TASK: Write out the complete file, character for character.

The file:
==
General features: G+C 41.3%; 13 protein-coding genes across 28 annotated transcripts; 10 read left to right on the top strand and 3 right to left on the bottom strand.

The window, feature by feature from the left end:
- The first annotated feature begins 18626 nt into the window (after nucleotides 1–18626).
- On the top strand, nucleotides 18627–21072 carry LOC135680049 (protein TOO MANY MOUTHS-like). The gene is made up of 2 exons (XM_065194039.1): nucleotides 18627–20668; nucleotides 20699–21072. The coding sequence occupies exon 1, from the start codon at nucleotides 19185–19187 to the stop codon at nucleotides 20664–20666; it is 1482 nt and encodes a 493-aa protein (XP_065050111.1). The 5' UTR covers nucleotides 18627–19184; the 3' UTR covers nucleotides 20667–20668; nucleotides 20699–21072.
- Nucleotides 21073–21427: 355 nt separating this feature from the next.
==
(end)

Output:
General features: G+C 41.3%; 13 protein-coding genes across 28 annotated transcripts; 10 read left to right on the top strand and 3 right to left on the bottom strand.

The window, feature by feature from the left end:
- The first annotated feature begins 18626 nt into the window (after nucleotides 1–18626).
- On the top strand, nucleotides 18627–21072 carry LOC135680049 (protein TOO MANY MOUTHS-like). The gene is made up of 2 exons (XM_065194039.1): nucleotides 18627–20668; nucleotides 20699–21072. The coding sequence occupies exon 1, from the start codon at nucleotides 19185–19187 to the stop codon at nucleotides 20664–20666; it is 1482 nt and encodes a 493-aa protein (XP_065050111.1). The 5' UTR covers nucleotides 18627–19184; the 3' UTR covers nucleotides 20667–20668; nucleotides 20699–21072.
- Nucleotides 21073–21427: 355 nt separating this feature from the next.